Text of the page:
There’s a specific reason why an episode of atrial fibrillation can elevate troponin levels if you already have heart disease.

Troponin is a protein enzyme that leaks from heart muscle when that muscle sustains damage, such as from a heart attack or blunt chest trauma.

But an episode of atrial fibrillation–an abnormal heart rhythm–can also cause a leak of troponin, which of course, means that some damage to the cardiac tissue has occurred—but not nearly as much as would occur from a heart attack.

In a person whose only condition is A-fib, an episode of this cardiac arrhythmia won’t cause a rise in troponin.

But if someone has severe coronary artery disease, it can. In severe coronary artery disease (or “heart disease”), the arteries that supply blood to the heart are at least 70 percent blocked with plaque.

This leaves a small diameter through which blood gets through, and can cause symptoms, usually shortness of breath with only mild exertion, and/or chest pain.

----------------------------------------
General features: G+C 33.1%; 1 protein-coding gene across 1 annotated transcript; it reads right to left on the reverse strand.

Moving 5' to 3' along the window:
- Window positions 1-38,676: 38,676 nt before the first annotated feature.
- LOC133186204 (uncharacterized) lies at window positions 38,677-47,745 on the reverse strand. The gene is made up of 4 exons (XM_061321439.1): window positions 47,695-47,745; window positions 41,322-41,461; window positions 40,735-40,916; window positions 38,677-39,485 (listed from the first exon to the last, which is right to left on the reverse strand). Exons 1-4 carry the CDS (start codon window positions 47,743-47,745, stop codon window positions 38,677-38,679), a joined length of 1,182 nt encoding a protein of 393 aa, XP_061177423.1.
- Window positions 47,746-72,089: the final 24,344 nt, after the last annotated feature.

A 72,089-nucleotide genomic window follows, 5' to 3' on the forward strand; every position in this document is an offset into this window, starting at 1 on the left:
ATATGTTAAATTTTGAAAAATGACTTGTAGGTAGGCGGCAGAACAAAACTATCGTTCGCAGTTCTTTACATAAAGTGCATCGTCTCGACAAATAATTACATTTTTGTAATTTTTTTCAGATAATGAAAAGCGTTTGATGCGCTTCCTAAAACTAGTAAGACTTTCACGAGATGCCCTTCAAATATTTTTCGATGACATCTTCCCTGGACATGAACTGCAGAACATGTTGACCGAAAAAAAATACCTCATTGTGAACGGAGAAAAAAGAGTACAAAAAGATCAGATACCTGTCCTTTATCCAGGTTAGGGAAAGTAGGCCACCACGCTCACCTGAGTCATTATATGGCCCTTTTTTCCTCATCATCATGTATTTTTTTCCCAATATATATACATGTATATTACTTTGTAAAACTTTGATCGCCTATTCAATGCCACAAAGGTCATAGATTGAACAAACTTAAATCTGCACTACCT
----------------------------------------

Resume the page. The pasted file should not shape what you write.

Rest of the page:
Atrial Fibrillation + Heart Disease = Rise in Troponin

“Patients with coronary artery disease are more likely to have a troponin elevation because the blockage in the artery limits the ability of the heart to increase blood flow to the muscle during the AF episode,” says Dr. Simon Dixon, chairman of cardiovascular medicine for Beaumont Health System in Michigan.

When a patient’s troponin test result is elevated, another one should be taken several hours later to see if the numerical result is higher.

The test may be repeated a few more times to see when the number stops rising and starts coming down.

If the patient has not exhibited any sign of a heart attack, such as chest pain or pressure, clammy skin, nausea, jaw or arm pain, or shortness of breath, but they have atrial fibrillation, then the reason for the elevated troponin will not likely be that of a heart attack.

Dr. Dixon specializes in the treatment of acute and chronic coronary artery disease, with research focusing on pioneering treatments to save heart muscle in patients having heart attacks.
Lorra Garrick has been covering medical, fitness and cybersecurity topics for many years, having written thousands of articles for print magazines and websites, including as a ghostwriter. She’s also a former ACE-certified personal trainer.  


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